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United States District Court, S.D. New York

June 6, 2005.

CAROLYN FEARS, DONNA GIBBS, CAROL McILVAINE (a.k.a. CAROL ALSTON), SHARON SIMON, and TIFFANY CONNOR, on their own behalf and on behalf of a class of similarly situated persons, Plaintiffs,

The opinion of the court was delivered by: HAROLD BAER, JR., District Judge


On May 19, 2005, Plaintiffs, by and through their counsel of record, moved this Court, pursuant to Rule 6.3 of the Local Civil Rules of the S.D.N.Y ("Rule 6.3"), to reconsider its May 5, 2005 Order and Opinion. See Fears v. Wilhelmina Model Agency, Inc., No. 02 Civ. 4911, 2005 WL 1041134 (S.D.N.Y. May 5, 2005) ("Settlement Approval Order"). For the reasons set forth below, Plaintiffs' motion is GRANTED-in-part and DENIED-in-part.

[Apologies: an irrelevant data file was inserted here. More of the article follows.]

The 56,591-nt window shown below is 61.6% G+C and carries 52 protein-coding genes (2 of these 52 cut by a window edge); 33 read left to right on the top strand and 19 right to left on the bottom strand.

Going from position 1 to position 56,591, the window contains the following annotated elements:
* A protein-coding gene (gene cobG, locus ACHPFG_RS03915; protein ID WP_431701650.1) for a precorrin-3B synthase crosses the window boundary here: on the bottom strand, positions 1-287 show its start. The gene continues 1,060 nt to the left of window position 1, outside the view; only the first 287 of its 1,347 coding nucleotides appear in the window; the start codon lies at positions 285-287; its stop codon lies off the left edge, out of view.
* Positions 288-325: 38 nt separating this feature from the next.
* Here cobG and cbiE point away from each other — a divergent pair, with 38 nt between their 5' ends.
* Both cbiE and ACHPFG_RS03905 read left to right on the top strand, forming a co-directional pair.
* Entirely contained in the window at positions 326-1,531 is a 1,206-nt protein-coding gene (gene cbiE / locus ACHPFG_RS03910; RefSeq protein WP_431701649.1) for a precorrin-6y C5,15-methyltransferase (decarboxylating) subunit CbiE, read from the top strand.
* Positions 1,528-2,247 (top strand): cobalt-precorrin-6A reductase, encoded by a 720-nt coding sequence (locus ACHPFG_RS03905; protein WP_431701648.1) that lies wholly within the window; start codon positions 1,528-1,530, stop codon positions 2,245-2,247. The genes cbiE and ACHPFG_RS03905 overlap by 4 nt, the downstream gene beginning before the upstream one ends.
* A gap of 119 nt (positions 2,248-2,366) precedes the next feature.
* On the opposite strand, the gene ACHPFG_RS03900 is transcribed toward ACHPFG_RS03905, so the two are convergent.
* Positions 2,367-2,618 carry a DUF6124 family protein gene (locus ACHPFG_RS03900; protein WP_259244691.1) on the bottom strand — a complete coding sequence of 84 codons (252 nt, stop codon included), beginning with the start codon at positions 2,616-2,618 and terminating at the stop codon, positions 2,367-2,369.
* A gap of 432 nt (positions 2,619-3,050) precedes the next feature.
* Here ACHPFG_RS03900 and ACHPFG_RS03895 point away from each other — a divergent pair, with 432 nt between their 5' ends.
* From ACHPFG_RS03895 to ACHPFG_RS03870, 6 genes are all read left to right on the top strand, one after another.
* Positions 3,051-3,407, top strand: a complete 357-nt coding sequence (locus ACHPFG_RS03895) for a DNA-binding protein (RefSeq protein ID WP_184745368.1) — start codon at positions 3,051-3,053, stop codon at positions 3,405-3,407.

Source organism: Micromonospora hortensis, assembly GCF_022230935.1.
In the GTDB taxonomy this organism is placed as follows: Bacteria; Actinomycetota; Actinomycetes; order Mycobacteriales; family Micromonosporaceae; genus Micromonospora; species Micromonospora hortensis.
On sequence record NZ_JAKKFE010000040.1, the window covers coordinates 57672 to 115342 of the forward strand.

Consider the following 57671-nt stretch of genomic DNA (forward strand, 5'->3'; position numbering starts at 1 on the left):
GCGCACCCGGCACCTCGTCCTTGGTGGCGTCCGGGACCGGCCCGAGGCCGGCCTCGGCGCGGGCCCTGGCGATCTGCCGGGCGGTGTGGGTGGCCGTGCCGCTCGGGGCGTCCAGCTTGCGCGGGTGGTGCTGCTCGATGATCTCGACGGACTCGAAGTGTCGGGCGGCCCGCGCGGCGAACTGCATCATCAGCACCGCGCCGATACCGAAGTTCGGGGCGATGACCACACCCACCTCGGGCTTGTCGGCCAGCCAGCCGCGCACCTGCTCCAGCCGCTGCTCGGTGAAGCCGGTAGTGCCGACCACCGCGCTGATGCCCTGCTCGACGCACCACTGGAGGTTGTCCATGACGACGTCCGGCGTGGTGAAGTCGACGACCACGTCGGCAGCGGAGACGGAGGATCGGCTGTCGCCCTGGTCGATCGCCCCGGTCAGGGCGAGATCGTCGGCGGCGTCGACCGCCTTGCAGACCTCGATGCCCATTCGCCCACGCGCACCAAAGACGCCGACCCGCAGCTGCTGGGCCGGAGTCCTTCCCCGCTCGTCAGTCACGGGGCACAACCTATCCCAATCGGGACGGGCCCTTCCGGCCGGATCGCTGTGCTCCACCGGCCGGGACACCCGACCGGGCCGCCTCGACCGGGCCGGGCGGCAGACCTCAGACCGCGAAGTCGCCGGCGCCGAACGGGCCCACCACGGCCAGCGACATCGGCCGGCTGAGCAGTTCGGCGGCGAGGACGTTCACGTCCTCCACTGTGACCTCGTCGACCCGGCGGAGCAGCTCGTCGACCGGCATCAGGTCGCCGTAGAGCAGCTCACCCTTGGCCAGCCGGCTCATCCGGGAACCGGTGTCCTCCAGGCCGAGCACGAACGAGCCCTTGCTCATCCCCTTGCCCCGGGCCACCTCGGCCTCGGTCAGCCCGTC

Rule 6.3 requires the party seeking reconsideration to "set ? forth concisely the matters or controlling decisions which counsel believes the court has overlooked" and "that might reasonably be expected to alter the conclusion reached by the court." Shrader v. CSX Transp., Inc., 70 F.3d 255, 257 (2d Cir. 1995) (citing to Rule 6.3); see Tamayo v. City of New York, No. 02 Civ. 8030, 2004 WL 725836, at *3 (S.D.N.Y. Mar. 31, 2004) (Baer, J.). The standard for granting a motion for reconsideration is strict, id., however, a court may grant a motion for reconsideration "to correct a clear error or prevent manifest injustice." Doe v. New York City Dep't of Soc. Servs., 709 F.2d 782, 789 (2d Cir. 1983) (quotation marks and citation omitted); see also U.S. Titan, Inc. v. Guangzhou Zhen Hua Shipping Co., Ltd., 182 F.R.D. 97, 100 (S.D.N.Y. 1998) ("Local Civil Rule 6.3 provides the Court with an opportunity to correct manifest errors of law or fact, hear newly discovered evidence, consider a change in the applicable law or prevent manifest injustice.").